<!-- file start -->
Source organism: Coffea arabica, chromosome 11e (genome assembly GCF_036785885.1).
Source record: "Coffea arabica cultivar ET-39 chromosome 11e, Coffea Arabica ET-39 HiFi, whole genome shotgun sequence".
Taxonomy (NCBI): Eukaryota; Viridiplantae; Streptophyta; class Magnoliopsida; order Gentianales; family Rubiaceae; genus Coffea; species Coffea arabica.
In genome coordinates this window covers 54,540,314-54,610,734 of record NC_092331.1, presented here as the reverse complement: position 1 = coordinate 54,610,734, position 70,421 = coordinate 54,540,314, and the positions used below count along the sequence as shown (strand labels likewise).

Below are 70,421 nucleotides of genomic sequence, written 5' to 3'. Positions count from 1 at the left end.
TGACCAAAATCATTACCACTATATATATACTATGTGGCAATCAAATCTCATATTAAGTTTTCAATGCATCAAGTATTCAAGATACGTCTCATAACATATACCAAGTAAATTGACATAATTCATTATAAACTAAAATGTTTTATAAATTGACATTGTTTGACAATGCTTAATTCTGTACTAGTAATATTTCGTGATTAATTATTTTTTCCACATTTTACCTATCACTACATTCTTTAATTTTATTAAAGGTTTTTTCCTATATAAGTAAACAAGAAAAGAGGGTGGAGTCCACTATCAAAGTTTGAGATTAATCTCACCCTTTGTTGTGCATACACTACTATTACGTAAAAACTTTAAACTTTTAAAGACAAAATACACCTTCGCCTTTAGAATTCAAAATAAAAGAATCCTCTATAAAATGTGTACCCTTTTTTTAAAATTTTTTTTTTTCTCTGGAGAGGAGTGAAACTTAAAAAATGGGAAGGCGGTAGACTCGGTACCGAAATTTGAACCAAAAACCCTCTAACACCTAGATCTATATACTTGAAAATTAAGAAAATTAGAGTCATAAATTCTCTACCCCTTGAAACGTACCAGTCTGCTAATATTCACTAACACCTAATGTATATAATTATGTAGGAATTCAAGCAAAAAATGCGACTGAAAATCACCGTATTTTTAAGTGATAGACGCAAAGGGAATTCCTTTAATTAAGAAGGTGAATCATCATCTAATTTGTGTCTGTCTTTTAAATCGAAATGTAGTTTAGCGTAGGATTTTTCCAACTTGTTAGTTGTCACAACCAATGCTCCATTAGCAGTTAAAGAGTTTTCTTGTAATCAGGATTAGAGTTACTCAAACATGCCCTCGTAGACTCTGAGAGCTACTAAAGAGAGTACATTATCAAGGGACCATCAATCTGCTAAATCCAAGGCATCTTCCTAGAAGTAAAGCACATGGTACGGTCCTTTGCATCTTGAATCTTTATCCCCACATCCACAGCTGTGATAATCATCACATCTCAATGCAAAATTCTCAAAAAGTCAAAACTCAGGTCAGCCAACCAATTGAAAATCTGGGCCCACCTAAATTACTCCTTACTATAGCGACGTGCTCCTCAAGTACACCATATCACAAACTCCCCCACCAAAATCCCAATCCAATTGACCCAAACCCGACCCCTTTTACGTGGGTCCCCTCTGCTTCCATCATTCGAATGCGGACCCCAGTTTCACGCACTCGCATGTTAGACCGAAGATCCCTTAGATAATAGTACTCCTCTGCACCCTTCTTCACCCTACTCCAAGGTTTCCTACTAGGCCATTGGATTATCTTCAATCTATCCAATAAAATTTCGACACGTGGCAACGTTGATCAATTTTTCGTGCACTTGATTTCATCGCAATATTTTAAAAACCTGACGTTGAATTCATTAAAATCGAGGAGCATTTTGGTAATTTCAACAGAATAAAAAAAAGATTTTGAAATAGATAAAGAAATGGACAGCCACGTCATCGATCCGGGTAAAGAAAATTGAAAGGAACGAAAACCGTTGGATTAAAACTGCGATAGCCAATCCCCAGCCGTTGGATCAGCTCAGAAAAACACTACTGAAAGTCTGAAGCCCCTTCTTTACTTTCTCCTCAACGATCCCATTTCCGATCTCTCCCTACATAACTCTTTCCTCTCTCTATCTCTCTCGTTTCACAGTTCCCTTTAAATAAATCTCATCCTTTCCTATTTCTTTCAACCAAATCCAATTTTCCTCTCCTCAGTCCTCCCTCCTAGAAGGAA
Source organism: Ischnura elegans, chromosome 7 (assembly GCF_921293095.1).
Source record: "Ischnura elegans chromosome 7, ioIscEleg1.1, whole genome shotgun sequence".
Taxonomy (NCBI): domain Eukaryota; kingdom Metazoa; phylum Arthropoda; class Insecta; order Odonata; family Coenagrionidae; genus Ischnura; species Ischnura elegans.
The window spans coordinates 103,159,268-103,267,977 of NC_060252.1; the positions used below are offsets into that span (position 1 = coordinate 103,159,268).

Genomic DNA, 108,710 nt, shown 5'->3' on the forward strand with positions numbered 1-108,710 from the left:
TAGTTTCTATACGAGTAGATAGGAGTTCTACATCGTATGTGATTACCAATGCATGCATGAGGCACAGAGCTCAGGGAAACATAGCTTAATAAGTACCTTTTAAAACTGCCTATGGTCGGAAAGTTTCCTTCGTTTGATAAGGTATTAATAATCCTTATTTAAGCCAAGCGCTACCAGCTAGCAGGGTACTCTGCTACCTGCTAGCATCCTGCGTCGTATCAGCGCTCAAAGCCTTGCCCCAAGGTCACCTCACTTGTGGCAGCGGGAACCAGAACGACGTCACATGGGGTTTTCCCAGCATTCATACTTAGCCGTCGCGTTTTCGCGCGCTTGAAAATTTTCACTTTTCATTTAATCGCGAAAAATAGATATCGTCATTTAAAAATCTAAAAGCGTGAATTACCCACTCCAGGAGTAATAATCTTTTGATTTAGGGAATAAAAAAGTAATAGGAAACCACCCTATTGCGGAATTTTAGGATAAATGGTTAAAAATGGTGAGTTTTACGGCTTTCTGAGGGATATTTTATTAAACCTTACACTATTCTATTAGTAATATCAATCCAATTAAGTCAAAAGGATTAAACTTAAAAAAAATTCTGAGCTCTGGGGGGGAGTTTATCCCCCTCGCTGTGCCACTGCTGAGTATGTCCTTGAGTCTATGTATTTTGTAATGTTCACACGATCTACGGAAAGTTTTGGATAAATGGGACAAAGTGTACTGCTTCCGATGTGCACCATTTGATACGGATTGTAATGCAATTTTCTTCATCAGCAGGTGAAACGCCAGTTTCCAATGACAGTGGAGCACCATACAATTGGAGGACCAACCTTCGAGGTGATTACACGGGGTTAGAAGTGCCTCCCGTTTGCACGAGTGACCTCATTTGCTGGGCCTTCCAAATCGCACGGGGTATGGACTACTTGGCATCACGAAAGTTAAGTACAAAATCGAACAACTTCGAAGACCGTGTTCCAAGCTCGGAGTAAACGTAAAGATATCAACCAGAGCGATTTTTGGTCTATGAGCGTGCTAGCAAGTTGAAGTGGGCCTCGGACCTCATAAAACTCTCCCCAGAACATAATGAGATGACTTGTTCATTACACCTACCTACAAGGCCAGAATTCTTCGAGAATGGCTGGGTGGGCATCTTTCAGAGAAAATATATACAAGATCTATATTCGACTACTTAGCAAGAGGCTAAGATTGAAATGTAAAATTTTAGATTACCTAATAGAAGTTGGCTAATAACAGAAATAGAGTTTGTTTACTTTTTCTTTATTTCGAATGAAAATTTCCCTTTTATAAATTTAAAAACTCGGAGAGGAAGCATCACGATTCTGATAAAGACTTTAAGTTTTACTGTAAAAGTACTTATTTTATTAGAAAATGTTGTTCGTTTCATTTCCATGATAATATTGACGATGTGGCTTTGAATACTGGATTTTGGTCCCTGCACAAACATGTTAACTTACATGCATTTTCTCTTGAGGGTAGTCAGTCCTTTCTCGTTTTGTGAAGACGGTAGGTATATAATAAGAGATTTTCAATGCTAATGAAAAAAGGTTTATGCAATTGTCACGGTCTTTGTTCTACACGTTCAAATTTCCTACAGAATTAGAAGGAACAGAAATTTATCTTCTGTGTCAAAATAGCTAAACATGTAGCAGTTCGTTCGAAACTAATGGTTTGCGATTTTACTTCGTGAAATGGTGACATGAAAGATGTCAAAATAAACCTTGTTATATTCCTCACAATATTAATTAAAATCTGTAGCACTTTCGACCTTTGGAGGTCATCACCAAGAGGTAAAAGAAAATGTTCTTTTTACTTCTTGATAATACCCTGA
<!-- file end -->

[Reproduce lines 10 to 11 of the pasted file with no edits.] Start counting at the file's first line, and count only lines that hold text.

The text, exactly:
The window spans coordinates 103,159,268-103,267,977 of NC_060252.1; the positions used below are offsets into that span (position 1 = coordinate 103,159,268).

Genomic DNA, 108,710 nt, shown 5'->3' on the forward strand with positions numbered 1-108,710 from the left: